The four stakes of a big-tent convention

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Tent-stakeHaving spent many a night in a tent, I recognize that any tent needs corner stakes to keep from being blown away by the least gust of wind. Likewise, to avoid being “blown here and there by every wind of teaching” (Ephesians 4:14), I believe the big tent of the Kentucky Baptist Convention must be anchored by our commitment to these four things: the truthfulness of God’s Word, our Lord’s Great Commission, cooperation, and the beliefs summarized in our historic Baptist confessions of faith, namely the Baptist Faith and Message.

First and foremost is a high view of Scripture. Kentucky Baptists affirm that the Bible is authoritative for faith and practice, trustworthy in all that it teaches, and truth without any mixture of error. We submit ourselves to God’s rule over our lives by submitting ourselves to the teachings of God’s Word. “The word of the Lord endures forever” (1 Peter 1:25).

Second, we are committed to the Great Commission (Matthew 28:18-20). Jesus says we must make disciples of all people groups. Thus, we believe that every church is responsible to share the gospel in its community and to the very ends of the earth. KBC churches share that belief.

Third, Kentucky Baptists are committed to cooperation. As is often said, we can do more together than apart. Could any one church care for 500 victimized children, start 18 new churches in Kentucky, 1,000 in North America, or 6,000 overseas? Could any one church support 4,800 missionaries in 150 countries or educate 16,000 seminary students? Could any one church host 12,000 children and teenagers for summer camp? Working together, every Kentucky Baptist church giving through the Cooperative Program can do all of these things and many, many more.

Fourth, the Baptist Faith and Message reflects our common confessional beliefs as Kentucky Baptists. The river of Baptist doctrine is fed by more than one theological stream. Some of our churches are passionate about a particular stream while others maintain room for diversity. At the convention level, our churches choose to partner together for the sake of the gospel, focusing on the river rather than any certain stream.

To exclude any Kentucky Baptist church sharing these four commitments is, in my opinion, a grave mistake. Churches, however, that abandon the truthfulness of God’s Word, the Great Commission, a commitment to cooperation, or Baptist beliefs are a poor fit for the KBC, because they jeopardize the identity and the precious unity God has assigned to the Baptist family. While we grieve any church that departs, we rejoice over every church that remains steadfast in its commitments to God’s Word, the gospel, cooperation, and its Baptist doctrine. I thank God for Kentucky Baptists!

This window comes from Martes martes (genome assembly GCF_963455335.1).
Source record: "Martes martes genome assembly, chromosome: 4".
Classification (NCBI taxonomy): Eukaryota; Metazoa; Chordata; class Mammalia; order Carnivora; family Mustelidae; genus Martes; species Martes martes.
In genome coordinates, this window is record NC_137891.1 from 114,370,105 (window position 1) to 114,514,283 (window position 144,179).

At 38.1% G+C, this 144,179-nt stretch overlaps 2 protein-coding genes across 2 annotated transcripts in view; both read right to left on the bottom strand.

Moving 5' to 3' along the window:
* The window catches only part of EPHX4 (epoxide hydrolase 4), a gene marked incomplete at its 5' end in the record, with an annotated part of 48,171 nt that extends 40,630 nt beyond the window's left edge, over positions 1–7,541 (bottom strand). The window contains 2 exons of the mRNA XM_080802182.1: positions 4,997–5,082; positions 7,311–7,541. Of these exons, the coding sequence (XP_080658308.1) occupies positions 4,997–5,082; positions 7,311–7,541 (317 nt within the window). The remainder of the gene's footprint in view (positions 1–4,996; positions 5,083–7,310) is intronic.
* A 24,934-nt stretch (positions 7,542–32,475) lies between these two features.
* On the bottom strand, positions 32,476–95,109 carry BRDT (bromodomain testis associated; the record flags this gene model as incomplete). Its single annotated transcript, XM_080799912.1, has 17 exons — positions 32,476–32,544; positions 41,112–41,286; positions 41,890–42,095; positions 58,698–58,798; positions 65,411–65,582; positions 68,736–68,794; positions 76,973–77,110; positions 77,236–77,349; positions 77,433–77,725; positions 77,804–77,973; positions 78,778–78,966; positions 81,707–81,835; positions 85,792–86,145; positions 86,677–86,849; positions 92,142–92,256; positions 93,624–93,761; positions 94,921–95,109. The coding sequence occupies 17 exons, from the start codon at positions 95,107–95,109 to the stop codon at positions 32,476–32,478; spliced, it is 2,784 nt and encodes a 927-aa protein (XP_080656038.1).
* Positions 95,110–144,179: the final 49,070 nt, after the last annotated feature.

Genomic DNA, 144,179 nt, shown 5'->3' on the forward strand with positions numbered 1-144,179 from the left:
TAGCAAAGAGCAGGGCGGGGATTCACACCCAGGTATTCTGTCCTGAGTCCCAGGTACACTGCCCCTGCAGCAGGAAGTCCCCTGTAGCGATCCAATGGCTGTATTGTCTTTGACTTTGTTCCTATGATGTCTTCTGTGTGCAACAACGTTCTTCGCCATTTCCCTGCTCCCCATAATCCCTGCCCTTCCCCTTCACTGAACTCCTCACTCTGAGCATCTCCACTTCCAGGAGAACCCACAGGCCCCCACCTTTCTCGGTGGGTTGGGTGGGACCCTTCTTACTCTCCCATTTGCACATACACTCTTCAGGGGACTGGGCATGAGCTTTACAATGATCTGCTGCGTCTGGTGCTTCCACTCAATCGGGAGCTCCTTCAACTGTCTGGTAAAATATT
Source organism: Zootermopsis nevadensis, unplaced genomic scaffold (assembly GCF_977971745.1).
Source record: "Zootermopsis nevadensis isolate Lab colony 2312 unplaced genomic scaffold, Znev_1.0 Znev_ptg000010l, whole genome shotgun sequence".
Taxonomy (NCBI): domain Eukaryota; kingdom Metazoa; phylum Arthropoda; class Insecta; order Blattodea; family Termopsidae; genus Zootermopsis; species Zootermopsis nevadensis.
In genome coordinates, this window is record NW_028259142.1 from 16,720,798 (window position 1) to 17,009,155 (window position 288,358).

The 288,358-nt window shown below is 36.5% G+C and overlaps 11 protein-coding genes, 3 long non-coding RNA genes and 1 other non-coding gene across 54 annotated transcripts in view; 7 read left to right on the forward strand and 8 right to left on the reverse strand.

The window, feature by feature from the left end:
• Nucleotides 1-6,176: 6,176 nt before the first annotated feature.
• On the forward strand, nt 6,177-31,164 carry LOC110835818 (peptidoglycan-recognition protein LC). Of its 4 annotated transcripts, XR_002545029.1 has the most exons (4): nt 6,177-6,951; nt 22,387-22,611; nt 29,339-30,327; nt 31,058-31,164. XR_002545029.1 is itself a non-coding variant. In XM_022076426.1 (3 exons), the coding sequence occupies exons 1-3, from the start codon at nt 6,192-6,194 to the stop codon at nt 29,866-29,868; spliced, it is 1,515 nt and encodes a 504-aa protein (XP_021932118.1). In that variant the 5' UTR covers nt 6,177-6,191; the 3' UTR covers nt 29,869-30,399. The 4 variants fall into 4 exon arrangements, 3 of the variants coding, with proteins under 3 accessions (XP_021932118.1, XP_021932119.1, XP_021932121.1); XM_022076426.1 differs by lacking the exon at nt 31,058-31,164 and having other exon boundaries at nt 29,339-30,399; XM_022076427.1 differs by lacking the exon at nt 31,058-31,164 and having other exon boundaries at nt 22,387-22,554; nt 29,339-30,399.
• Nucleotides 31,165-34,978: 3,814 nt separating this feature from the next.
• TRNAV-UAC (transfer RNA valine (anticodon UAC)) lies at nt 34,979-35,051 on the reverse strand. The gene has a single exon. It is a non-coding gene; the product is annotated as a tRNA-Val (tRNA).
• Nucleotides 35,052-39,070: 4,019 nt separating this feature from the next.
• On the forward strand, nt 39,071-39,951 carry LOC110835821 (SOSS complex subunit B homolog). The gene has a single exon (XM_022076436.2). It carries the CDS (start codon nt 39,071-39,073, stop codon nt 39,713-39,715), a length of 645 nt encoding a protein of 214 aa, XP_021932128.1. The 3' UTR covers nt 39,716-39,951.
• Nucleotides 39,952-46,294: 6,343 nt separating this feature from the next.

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Same-sex marriage: A slippery slope toward moral chaos

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Marriage-Man-WomanLast week brought the disappointing news that the Supreme Court of the United States refused to hear appeals from states that have had their constitutional definition of marriage undermined by federal judges. While the sin of homosexuality may be no more offensive to God than other sexual sins, for a society to be forced to endorse it through the sacred institution of marriage is both objectionable and dangerous, moving us further down the slippery slope toward moral chaos.

Now is a good time to revisit some of the reasons gay marriage is wrong.

First, gay marriage is wrong because it defies the Bible’s teaching. Biblical morality is not fuzzy when it comes to homosexuality. Both testaments unequivocally condemn it. For example, Leviticus 18:22 prohibits homosexual sin, referring to it as detestable. Romans 1 refers to it as shameful and debased and as something that should never be done. As Jesus taught about marriage in Matthew 19, He defined it exclusively in heterosexual terms, being perfectly consistent with Genesis 2.

Second, gay marriage denies the natural order. Whether one is a Bible-believing creationist or a secular evolutionist, any rational observer of our world must admit that the survival of any and every species on the planet depends upon a natural order that includes reproduction. Homosexuality perverts the natural order and homosexual marriage cheapens the institution of marriage by removing from it the essence of its purpose – producing and parenting children.

Third, state-endorsed homosexual marriage falsely legitimizes homosexual couples as parents. Thus, the state tragically endorses depriving children of their innate need of both a father and a mother. With regard to a mommy and a daddy, children raised by homosexual couples have either/or, not both/and. While many life circumstances other than gay marriage can result in children not having a mother and a father in their lives, gay marriage seems to celebrate the denial of this intrinsic need of children.